Switched reluctance drives are controlled by switching the phase currents on and off in synchronism with the rotor-position. Usually, this synchronism is achieved by feeding back the rotor position to the controller using a shaft position sensor such as a resolver or an optical encoder. Shaft sensors are not always sufficiently robust. Considerable work has been done on estimating rotor position in switched reluctance drives in order to eliminate the shaft position sensor. The most comprehensive of these approaches involves the use of either a flux/current map, as described in commonly-assigned U.S. Pat. No. 5,097,190 to J. P. Lyons and S. R. MacMinn on Mar. 17, 1992, (e.g. lookup tables) or a solution of a lumped parameter flux/current model, as described in commonly-assigned U.S. Pat. No. 5,107,195 to J. P. Lyons, S. R. MacMinn, and M. A Preston on Apr. 21, 1992, to determine rotor position. Both non-intrusive techniques derive a position estimate from stator flux-linkage and current of the torque producing phases. Machine stator flux is estimated by integrating the quantity (v-iR).
In commonly-assigned U.S. Pat. No. 5,325,026 to J. P. Lyons, S. R. MacMinn, and A. K. Pradeep on Jun. 28, 1994, these techniques are extended to low rotational speeds where the torque-producing current pulses are of sufficient duration to allow for significant error to accumulate in the flux integrators. These techniques eliminate the need for the shaft position sensor by solving models of the magnetic characteristics of the switched reluctance machine (SRM) in real-time. However, this can add a significant computational burden to the control processor, particularly for the high speed applications encountered with aircraft motors and generators. The increased computational requirements can lead to the use of expensive digital signal processors or the added expense of an additional processor dedicated to the shaft position estimation algorithms.
Commonly-assigned U.S. Pat. No. 5,525,886 to J. P. Lyons and M. A. Preston on Jun. 11, 1996 describes a method for estimating rotor position of a switched reluctance motor during rotor startup of low speed operation by applying a sequence of high-frequency, short-duration electric probing pulses to at least two inactive excitation phase windings of a multi-phase motor.
Accordingly, it would be desirable to provide a simple, low cost, robust sensor to be used to control a switched reluctance machine (SRM) in hostile high performance environments, e.g., a flight surface actuator servomechanism. It would also be useful to provide a fault-tolerant sensor with the addition of redundant magnetic pickups.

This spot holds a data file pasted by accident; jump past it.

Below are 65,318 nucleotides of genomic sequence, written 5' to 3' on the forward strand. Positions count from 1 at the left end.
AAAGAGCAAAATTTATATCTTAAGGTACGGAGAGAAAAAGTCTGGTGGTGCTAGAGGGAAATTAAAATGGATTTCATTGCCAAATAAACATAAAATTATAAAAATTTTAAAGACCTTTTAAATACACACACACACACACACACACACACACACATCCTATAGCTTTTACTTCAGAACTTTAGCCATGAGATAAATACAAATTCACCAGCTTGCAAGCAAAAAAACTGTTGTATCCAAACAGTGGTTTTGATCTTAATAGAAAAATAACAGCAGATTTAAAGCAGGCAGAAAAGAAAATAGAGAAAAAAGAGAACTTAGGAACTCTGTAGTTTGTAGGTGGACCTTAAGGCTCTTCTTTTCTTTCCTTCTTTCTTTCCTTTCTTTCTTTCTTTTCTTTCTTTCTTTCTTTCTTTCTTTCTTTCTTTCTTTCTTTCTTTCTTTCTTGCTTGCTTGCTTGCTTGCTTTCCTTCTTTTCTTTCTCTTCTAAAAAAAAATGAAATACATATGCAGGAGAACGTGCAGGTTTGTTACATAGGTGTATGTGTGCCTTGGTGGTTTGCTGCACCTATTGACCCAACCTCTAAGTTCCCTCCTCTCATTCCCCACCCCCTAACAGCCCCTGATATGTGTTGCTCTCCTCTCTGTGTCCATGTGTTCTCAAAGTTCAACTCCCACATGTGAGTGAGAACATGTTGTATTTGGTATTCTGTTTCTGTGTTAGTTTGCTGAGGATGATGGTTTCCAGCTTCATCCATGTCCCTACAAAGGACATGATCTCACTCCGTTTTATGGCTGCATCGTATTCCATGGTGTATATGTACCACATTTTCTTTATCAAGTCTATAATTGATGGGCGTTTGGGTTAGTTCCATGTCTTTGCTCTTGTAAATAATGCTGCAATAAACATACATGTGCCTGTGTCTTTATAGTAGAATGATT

This invention uses a microprocessor to provide the commutation timing required by the individual SRM phases. The microprocessor based commutator uses a rotor state estimator or observer whose input can come from either of two sources: a toothed wheel interrupt signal or a flux/current SRM angle estimator. The rotor state estimator receives input signals including an electrical angle estimate and a sampling time stamp.
The SRM commutator takes its input signal from the flux/current SRM angle estimator when starting the switched reluctance machine, as the angle estimation algorithm is capable of operation to standstill. After the SR machine is up to a threshold speed where the signal created in the magnetic pickup of the toothed wheel sensor is sufficiently large in amplitude (signal amplitude being proportional to rotational speed) to create frequent reliable interrupts, the SRM commutator then takes its input from the toothed-wheel interrupt timing.
Phase errors can be introduced by the change in pickup signal amplitude with speed. This can be compensated by adjusting the angle input to the SRM rotor state observer as a function of estimated speed. Alternatively, the flux/current SRM angle estimator can be run in a background mode to tune the toothed wheel interrupt angle at different speeds.
The features of the invention believed to be novel are set forth in the appended claims. The invention, however, together with further objects and advantages thereof, may best be understood by reference to the following description taken in conjunction with the accompanying drawing(s) in which: